Under the National Labor Relations Act, employers can’t interfere with their workers’ right to engage in “protected concerted activity” — in other words, their right to organize and as a group push for better pay and working conditions. Employers who fail to abide by this law risk fines and other punishment.
However, a recent decision from a federal appeals court draws a line between protected concerted activity and disloyalty that an employer isn’t required to tolerate.
In that case, the owner of a group of Jimmy John’s sandwich shop franchises in greater Minneapolis fired six employees and disciplined three other workers for staging a public relations campaign to call attention to the company’s lack of paid sick leave for employees.
As part of the campaign, posters were posted on store bulletin boards depicting side-by-side pictures of identical sandwiches, one supposedly made by a healthy worker and the other by a sick one. The caption read, “Can’t Tell The Difference? That’s Too Bad Because Jimmy John’s Workers Don’t Get Paid Sick Days.”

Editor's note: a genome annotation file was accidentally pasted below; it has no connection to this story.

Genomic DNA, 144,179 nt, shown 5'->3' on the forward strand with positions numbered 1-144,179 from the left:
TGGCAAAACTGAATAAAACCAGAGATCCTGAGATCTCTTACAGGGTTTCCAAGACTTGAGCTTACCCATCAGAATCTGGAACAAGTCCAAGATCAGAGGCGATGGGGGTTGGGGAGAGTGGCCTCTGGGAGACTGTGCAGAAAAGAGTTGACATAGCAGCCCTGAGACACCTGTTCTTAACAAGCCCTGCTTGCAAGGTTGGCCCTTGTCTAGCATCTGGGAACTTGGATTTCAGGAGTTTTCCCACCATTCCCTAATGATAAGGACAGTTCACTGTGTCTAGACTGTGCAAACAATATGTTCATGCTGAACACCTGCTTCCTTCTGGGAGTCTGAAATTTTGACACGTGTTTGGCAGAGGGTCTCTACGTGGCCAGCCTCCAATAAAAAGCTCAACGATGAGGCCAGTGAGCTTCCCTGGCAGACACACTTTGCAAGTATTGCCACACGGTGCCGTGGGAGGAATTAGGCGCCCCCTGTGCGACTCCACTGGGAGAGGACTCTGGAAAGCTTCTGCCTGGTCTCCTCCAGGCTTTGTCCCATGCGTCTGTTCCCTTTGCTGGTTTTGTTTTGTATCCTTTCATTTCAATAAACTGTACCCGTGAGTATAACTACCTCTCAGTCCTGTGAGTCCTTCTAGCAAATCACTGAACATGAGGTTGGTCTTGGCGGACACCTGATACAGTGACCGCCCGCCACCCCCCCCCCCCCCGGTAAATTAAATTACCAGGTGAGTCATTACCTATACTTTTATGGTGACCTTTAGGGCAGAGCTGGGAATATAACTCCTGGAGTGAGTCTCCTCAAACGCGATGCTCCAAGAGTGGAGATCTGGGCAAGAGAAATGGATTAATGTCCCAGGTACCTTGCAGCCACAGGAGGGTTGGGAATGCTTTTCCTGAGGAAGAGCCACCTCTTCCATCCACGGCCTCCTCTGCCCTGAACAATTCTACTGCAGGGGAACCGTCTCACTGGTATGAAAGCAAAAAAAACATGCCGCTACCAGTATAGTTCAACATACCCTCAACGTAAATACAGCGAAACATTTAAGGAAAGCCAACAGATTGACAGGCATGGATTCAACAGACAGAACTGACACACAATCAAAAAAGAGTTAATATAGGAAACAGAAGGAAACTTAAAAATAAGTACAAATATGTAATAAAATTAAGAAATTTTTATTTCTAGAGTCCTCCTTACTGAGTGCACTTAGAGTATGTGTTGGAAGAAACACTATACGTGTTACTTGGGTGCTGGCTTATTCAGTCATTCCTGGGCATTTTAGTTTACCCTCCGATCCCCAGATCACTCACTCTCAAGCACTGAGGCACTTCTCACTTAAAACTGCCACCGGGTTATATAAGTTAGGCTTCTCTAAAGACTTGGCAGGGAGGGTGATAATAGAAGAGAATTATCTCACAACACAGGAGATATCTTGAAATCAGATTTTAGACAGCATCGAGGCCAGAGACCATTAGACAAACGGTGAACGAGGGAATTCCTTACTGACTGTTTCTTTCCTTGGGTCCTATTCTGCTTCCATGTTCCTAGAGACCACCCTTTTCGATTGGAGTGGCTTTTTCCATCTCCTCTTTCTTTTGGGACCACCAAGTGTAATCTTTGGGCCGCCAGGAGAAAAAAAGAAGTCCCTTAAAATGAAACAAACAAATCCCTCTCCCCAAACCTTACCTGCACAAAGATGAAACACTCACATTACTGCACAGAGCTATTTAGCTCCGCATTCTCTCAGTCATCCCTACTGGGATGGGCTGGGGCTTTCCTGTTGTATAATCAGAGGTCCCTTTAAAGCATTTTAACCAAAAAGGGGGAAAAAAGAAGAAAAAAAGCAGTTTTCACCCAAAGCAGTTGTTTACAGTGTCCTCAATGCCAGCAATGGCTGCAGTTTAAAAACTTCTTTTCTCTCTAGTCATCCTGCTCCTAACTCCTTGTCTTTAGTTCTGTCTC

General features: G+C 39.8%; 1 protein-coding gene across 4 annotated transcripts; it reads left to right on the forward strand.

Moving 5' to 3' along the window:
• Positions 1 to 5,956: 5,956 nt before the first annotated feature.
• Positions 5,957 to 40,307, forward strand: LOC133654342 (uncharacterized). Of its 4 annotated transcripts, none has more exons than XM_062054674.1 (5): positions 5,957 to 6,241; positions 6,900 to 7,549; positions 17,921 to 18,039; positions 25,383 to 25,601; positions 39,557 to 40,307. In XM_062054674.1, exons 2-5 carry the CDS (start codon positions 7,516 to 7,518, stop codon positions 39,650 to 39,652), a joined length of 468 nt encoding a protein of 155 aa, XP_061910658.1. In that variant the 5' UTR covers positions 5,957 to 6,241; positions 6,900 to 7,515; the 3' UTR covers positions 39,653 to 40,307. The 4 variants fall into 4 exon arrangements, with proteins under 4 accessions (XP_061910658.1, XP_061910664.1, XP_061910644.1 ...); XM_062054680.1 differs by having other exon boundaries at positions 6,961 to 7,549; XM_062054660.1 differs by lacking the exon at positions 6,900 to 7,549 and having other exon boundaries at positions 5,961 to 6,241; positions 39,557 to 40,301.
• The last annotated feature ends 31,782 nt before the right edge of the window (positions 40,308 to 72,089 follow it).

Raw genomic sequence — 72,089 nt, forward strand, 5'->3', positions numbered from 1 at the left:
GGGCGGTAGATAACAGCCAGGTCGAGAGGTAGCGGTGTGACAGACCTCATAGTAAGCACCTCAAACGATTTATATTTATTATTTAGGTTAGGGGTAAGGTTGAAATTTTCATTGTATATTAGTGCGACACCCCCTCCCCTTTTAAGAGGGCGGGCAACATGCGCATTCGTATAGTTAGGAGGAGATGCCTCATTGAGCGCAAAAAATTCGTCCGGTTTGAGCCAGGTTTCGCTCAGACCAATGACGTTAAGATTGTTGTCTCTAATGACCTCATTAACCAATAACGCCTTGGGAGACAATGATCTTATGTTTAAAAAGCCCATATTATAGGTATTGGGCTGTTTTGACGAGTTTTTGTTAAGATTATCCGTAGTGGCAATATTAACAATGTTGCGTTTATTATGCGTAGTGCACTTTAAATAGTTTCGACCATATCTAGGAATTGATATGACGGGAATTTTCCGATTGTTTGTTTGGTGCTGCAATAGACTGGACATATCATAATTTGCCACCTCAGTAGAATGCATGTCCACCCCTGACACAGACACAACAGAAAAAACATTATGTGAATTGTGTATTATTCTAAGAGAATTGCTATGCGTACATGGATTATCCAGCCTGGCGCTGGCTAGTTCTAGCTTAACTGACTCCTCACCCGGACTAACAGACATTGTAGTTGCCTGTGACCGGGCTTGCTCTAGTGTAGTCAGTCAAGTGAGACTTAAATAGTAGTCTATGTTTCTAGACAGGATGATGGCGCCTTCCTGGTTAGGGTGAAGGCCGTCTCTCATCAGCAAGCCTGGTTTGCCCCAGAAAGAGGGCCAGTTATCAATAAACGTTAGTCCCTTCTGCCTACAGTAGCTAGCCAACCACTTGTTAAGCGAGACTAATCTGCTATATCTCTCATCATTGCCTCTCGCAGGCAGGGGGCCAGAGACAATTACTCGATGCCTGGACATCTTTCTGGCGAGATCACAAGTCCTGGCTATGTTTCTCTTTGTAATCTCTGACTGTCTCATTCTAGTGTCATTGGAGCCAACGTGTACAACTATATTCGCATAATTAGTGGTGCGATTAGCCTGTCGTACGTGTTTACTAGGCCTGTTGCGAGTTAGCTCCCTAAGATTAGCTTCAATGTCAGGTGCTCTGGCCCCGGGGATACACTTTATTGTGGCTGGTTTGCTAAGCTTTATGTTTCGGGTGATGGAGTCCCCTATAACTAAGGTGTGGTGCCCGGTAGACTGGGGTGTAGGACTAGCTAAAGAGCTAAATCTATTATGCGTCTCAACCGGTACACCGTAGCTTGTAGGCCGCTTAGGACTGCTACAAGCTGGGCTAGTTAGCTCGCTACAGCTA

The workers filed a charge under the NLRA and both an administrative judge and the National Labor Relations Board found that the punishment was, in fact, illegal.
But the federal appeals court concluded that the employer was justified. According to the court, evidence showed that the information on the poster was “materially false and misleading” and accusing a restaurant of selling unhealthy food was the “equivalent of a nuclear bomb” in a labor dispute. These kinds of attacks on an employer’s reputation and products are not protected by the NLRA, the court ruled.
It’s worth noting that another court might see the issue differently. So while the decision shows that the NLRA doesn’t give employees free rein to trash their employer in the name of organizing, the law in this area is obviously tricky. That’s why it’s important to consult with a labor and employment attorney before taking action against workers for anything that might be considered organizing activity.